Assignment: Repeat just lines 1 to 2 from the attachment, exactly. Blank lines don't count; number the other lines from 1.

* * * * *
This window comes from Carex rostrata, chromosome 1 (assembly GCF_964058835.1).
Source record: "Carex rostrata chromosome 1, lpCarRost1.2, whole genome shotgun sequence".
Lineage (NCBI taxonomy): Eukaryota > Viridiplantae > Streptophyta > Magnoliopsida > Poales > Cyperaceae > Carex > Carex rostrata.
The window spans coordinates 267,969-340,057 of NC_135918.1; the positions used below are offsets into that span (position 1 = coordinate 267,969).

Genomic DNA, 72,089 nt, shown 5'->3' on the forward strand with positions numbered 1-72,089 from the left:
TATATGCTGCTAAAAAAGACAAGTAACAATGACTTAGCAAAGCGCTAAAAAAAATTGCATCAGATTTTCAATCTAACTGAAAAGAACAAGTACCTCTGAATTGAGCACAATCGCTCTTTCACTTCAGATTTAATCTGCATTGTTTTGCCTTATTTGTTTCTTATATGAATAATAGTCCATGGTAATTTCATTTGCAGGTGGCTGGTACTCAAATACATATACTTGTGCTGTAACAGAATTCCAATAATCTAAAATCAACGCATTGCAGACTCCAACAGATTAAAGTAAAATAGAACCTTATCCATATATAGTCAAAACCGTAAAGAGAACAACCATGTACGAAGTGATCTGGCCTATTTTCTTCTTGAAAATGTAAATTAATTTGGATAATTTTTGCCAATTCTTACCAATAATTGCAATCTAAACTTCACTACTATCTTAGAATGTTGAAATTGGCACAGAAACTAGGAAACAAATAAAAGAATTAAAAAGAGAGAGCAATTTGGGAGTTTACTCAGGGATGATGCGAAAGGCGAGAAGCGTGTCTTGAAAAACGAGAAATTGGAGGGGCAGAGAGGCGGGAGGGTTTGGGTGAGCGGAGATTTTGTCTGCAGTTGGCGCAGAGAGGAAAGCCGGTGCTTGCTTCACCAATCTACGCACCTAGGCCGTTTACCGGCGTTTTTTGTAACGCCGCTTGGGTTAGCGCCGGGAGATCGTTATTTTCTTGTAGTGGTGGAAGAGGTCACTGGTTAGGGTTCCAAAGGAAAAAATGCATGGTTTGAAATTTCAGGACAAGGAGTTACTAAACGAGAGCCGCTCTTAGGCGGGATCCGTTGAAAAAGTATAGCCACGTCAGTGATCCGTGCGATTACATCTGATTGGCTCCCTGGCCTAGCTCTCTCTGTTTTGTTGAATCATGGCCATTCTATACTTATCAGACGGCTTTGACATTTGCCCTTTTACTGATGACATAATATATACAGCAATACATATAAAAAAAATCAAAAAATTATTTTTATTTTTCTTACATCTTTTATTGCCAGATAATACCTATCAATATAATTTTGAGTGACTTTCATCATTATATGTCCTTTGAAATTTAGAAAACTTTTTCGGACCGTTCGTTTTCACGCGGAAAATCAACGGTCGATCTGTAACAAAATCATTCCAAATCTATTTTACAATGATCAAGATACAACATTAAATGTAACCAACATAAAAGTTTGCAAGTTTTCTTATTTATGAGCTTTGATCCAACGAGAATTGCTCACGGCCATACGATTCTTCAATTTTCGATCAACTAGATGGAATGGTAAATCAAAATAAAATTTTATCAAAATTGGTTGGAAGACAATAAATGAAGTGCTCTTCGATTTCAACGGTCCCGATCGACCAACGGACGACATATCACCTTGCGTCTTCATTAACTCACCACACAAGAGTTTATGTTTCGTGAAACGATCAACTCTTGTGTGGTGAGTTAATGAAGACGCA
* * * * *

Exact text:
This window comes from Carex rostrata, chromosome 1 (assembly GCF_964058835.1).
Source record: "Carex rostrata chromosome 1, lpCarRost1.2, whole genome shotgun sequence".